to file or not to file end of year taxes ?

Discussion in 'Business Operations' started by mario, Dec 7, 2004.

  1. mario

    mario LawnSite Member
    Posts: 2

    I work for a small landscaping company total of three people including my boss i usaully work less than 40 hrs. per wk. and only work from march until november. My question is my boss pays me with a personal check with no deductions taken out of my check but at the end of the year he sends me 1099 for taxes. Now i was talking to a friend of mine who owns a business and explained to him what i just wrote and he said that i did not have file at the end of year my earnings because he was paying me with a personal check and not taking out any deductions that this is considered like getting paide under the table. Is this true?
     
  2. olderthandirt

    olderthandirt LawnSite Platinum Member
    from here
    Posts: 4,900

    NO!!!!!!

    Mac
     
  3. cleancutccl

    cleancutccl LawnSite Senior Member
    Posts: 698

    If your boss sent you a 1099 you must show that as income or just expect to get audited, because your boss is showing it on his tax return. Next year you should demand to get paid wages, your just shorting yourself money that you earned throughout the year by having to pay self employment taxes as a contract laborer instead of an wage employee for the company.
     
  4. ztoro

    ztoro LawnSite Senior Member
    Posts: 732


    if you get a 1099 you need to report it...... If you dont get a 1099 legally you have to report it , but if you dont you are only guilty if they catch you...... The only thing under the table is cash, with no form of tracking it...
     
  5. grass_cuttin_fool

    grass_cuttin_fool LawnSite Gold Member
    Posts: 3,504

    If you make $600 in a year no matter how you are paid you must file
     
  6. tonygreek

    tonygreek LawnSite Gold Member
    Posts: 3,475

    file file file file file....

    interest and penalties from the irs can reeeeeally kick you down the road.
     
  7. J&R

    J&R LawnSite Senior Member
    Posts: 835

    You will need to come up with 15.3 SS tax plus what ever your Fed & state income tax is.
     
  8. Mueller Landscape Inc

    Mueller Landscape Inc LawnSite Senior Member
    Posts: 489

    I think your boss is going to be in trouble. He is suppose to pay half that Soc Sec. tax. By 1099 he is making you out to be a sub and putting the whole burden on you.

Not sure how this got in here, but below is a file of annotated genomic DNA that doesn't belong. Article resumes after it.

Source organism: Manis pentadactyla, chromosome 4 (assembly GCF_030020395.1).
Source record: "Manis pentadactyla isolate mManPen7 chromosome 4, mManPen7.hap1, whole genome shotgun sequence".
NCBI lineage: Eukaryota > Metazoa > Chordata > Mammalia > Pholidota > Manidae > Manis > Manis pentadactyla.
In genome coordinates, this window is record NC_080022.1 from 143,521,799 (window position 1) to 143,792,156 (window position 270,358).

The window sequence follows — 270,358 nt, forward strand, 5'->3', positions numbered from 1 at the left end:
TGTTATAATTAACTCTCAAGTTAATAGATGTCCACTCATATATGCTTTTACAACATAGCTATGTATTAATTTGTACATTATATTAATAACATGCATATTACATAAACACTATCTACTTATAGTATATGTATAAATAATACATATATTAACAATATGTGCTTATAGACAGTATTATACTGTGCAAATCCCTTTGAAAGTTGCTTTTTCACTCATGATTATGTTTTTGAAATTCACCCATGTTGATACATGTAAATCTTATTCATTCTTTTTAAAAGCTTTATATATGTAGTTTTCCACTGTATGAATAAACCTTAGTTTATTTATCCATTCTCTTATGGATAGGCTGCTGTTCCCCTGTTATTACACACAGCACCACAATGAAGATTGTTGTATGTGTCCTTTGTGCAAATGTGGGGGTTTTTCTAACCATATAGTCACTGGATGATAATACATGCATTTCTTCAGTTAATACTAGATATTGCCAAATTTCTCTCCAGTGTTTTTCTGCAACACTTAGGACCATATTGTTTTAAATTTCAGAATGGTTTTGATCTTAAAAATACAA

9. mario

    mario LawnSite Member
    Posts: 2

    thanks everyone who answered my question!! i want to do the right thing and was getting conflicting answers from friends etc. so it really helped to hear from all you say the same thing.
     
  10. kbremn71

    kbremn71 LawnSite Member
    Posts: 14

    First of all, Your boss should not be paying you with a personal check and sending you a 1099. By paying you this way he is saying that you are a sub-contractor as opposed to being paid off the books (which would of course mean that he was not only screwing you but the rest of us as well). From what you describe, you are not a sub-contractor. If you work on his schedule, do the work he assigns you and use his equipment then you are an employee and therefore he is legally obligated to pay 1/2 of your fed & state taxes plus unemployment and WORKERS COMP! Fortunately for you, when the IRS gets wind of this, he will bear the brunt of their bureaucratic might, not you.

    So, what should you do for now? Personally I would make him aware of his oversight so that he may correct it and you will not be not be stuck footing the bill for all of those taxes. If you don't want to go this route, remember that he is not paying you "off the books", so you should most definitely declare the income. If you do not, and the IRS cracks down on him for this, and they find that you never reported the income, you too will feel that might.

    While you may not agree with how our taxation system is set up or run, it does serve a purpose, and remember, the ease with which the IRS can ruin your life is directly proportional to the complexity the tax code!
     

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